Another funny thing....I keep learning things about the 700s. I have to keep forcing my self to keep experimenting with distance, closer or further away from the mic, it is absolutely crucial to get the best possible sound. I don't think I have ever captured Folker Tettero's guitar better than on this album and it was a question of moving the right leg of the table with the amp on, 2 cm. (0,787 inch) backwards and there the sound was! Unbelievable." 

     

    I have had the opportunity to discuss the recording process with several recording engineers like Frans and always learn something. My biggest takeaway is that the recording process is as much art as it is science. It is the types of microphones used, their placement, room acoustics and the like that are important rather than whether you record digitally or analog, PCM or DSD. Spectacular results can be had in many different ways. And yes, the sound of this latest recording from Sound Liaison is spectacular.

     

    IMG_20200717_114644.jpgThe album is a blues jazz tinged affair featuring some Robert Johnson songs. Rather than having clean breaks between tracks, the spaces normally between tracks are filled with what I can best describe as atmospherics, featuring drummer Bert Kampsteeg using his brushes on the snare and the bowing and plucking of the bass along with the clanging of the guitar. As a result the songs almost blend together all having a similar vibe and tempo, with the exception of the penultimate track, Stop Breaking Down, which is much more upbeat. The specialness of the sound of this recording is evident from the first few notes which feature the drums. The metallic sound of the cymbals and high hat is strikingly real as is the natural decaying of the notes. The kick drum is rock solid. This is some of the best sounding drum sound I have ever heard on a recording. Very dynamic and not reserved. The sound of the double bass is full, rich and powerful where needed but with no hint of bloat. And the guitar.....It is clear and reverberant. Naturally, not with added reverb. Of course, the vocals are captured beautifully. Carmen is right there in front of you. This recording doesn’t take you to the recording studio. Even better, it brings the recording studio to your listening room. Very few studio recordings do this. The drums to the left, Carmen in the middle in front of the instruments and the bass just to the right of her and the guitar to the right side of the soundstage. The sound is totally three dimensional. You almost feel like you can reach out and touch everyone. The sound is totally open with natural decay and depth. It is stunning. It really is. No hyperbole.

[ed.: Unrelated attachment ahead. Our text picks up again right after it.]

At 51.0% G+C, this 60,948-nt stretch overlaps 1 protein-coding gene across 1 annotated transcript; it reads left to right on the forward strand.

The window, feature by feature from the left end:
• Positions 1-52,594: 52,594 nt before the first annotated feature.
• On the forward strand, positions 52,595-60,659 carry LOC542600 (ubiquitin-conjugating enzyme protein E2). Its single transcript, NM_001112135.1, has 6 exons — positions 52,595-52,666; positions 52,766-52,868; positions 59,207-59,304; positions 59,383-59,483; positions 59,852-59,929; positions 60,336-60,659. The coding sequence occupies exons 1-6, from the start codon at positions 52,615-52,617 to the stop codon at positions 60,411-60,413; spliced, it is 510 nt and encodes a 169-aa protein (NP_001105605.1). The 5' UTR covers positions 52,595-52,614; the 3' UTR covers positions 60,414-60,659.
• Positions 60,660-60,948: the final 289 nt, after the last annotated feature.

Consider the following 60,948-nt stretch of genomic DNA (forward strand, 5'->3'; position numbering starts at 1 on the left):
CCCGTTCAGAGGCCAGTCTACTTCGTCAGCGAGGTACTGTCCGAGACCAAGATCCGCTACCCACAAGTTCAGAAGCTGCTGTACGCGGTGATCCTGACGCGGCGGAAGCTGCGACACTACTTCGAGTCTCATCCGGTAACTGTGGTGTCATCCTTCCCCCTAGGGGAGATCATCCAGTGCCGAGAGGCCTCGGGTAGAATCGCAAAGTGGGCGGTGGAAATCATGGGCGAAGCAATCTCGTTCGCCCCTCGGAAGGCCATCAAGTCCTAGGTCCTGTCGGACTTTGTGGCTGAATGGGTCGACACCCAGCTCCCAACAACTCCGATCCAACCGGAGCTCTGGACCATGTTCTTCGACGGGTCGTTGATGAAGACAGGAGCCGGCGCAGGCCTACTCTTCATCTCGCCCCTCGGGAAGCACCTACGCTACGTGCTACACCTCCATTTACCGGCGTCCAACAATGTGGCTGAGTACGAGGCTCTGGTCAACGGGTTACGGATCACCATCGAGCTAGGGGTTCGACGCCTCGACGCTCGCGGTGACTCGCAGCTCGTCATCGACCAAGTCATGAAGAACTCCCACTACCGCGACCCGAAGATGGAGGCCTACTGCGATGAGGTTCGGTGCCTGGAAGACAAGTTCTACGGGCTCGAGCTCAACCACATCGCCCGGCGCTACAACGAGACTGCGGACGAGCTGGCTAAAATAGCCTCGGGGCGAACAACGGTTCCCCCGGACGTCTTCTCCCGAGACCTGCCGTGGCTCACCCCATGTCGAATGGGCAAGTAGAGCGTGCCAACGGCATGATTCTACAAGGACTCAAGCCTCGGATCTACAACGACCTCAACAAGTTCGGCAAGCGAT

One more word about the drums. Far too many recording engineers pan the drums across the soundstage, giving an unnatural size to the drums. Not here. The drums are focused in the sound field and sound like a drum kit does live. I wish this was the case in more jazz recordings.

     

    In addition to finding the sound of this recording to be superb, I also found the music to be really satisfying as well. That, of course, is always a matter of individual taste. I can state without question, that if you have enjoyed the other Carmen Gomes, Inc. releases by Sound Liaison, you will enjoy this release as well. Sonically, I believe this to be the best ever released by Sound Liaison. Well done, very well done.

     

     

     

     

     

    Sound Laison Album Page - LINK

     

    Total time: 45:19
    Catalog Number: SL-1043A

    Original recording format DXD 352,8 kHz - Premium
    All other formats are converted versions of the original.
    This is a One Mic + recording; 
    Main central microphone: Josephson C700S
    Support microphone Carmen: Josephson C700A
    Support microphone  Peter's bass:  Josephson C700A
    Ambience microphones spaced pair of 2 Josephson C617